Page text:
Large organizations can share privately within their network. Companies can assign individuals into smaller units, so recognition is seen by those who matter most: peer workgroups. ONOR combines science and socializing together like never before to engage and motivate every member of the team.
Instant Sign-up & Free For 30 Days!
Visit ONOR today and sign-up your company in as little as 30 seconds. No boring demos, no pushy phone consultations, and no fees for 30 days. Isn’t it time to build a better team with ONOR?
My former workplace had very restrictive IT policies and so every computer was locked down, which meant that to install any software, you needed the administrator password. And the last time Canonical released a new version of Ubuntu, it was a living nightmare for me. I needed to download that OS as quick as possible to write about it, but as anyone who has downloaded Ubuntu on day zero knows, it’s pretty much impossible to do that through the direct HTTP download. And here I was, stuck on a PC that wouldn’t let me grab it off the torrent like I usually do.
How I wish I knew about BitTorrent Surf at that time…
We’d like to say a special Thank You! to our sponsors from this past month. If you would like to feature your app on our site with an advertisement, be sure to check out our available slots on BuySellAds or register for a weekly sponsorship for your app.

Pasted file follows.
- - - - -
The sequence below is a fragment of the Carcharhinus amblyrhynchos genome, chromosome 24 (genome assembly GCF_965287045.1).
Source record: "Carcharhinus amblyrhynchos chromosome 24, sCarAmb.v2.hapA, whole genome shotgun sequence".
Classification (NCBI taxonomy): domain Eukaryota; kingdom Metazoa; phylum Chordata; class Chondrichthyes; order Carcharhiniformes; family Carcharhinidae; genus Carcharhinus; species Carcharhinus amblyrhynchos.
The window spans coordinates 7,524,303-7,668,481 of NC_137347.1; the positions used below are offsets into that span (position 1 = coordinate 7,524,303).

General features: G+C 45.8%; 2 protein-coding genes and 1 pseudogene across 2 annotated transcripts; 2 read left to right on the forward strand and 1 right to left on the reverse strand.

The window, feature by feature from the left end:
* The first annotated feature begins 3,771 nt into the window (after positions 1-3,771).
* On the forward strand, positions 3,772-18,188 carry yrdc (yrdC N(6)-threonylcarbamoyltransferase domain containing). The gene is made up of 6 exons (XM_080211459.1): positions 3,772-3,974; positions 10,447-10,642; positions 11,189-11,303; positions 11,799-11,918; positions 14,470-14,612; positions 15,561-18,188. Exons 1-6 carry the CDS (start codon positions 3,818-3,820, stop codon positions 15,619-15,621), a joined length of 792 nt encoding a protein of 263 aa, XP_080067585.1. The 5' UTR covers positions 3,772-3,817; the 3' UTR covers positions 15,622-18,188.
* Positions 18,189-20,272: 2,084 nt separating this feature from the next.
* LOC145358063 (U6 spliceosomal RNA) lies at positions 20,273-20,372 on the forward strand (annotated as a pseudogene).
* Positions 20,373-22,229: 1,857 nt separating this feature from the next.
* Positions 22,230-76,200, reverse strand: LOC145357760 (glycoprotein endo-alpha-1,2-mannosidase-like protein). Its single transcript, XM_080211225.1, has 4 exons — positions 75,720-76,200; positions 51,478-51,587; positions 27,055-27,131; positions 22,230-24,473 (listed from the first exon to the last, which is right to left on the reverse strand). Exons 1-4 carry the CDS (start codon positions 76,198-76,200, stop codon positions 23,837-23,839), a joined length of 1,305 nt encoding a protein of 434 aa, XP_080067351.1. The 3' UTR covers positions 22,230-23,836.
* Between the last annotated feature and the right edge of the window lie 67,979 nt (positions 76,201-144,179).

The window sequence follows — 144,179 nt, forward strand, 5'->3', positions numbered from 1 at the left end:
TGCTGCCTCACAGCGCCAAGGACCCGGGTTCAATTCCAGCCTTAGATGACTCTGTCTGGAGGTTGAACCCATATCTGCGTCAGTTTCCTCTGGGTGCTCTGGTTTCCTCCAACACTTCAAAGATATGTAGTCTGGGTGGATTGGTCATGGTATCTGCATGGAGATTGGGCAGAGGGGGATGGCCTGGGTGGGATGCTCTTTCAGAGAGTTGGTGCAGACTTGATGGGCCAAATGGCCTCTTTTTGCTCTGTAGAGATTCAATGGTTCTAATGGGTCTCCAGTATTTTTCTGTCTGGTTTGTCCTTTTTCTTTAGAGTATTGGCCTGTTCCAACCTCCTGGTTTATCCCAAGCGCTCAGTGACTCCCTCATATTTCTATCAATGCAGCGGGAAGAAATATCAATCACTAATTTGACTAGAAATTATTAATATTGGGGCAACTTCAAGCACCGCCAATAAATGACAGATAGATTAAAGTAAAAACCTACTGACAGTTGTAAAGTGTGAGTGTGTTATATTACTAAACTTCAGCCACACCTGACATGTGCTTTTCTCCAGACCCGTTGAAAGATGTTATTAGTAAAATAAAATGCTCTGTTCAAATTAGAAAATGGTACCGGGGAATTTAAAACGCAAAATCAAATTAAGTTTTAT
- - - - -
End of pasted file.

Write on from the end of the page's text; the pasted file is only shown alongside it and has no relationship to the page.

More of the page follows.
If you haven’t already checked out our the great apps that sponsored our site last month, be sure to check them out now!
The brand-new throttle is a brilliantly reinvented RSS reader app that not only makes it simple to read your feeds on any device, but also helps you discover the very best feeds in curated lists and based on your interests. It’s got the great reading and and sharing tools you’d expect, along with brilliant discovery tools. You can browse through popular sites, find stuff you'd be interested in reading, and follow lists of sites curated by throttle readers. We've put together a list of all of the AppStorm sites you can follow directly on throttle, as well as lists of some of our favorite Web and Mac app blogs, and you can do the same with your favorite sites. All of that for free.
BamBam! is a brilliant new project management tool that’s designed to work the way you do. It’s flexible enough that it’ll work great for everyone on the team, since everyone can adjust their workspace to work exactly like they want. You can have your tasks and activity stream show exactly what you want, where you want — and the activity stream is smart enough to highlight the info that’s actually important to you, so you’ll actually want to read through your stream. Then, when you want to find what you need to get your work done, BamBam! has powerful search and filtering tools to help you only find what you really need.
Mojo Helpdesk is a brilliant way to give your customers the personalized support they need, and the new Help Center gives you an easy way to let your customers support themselves. They can easily search through your knowledge base to find answers to any questions they may have, and then send you a support ticket if they still need help. And if they do need more help, your support team will easily be able to keep up with all your support tickets and more right from Mojo Helpdesk.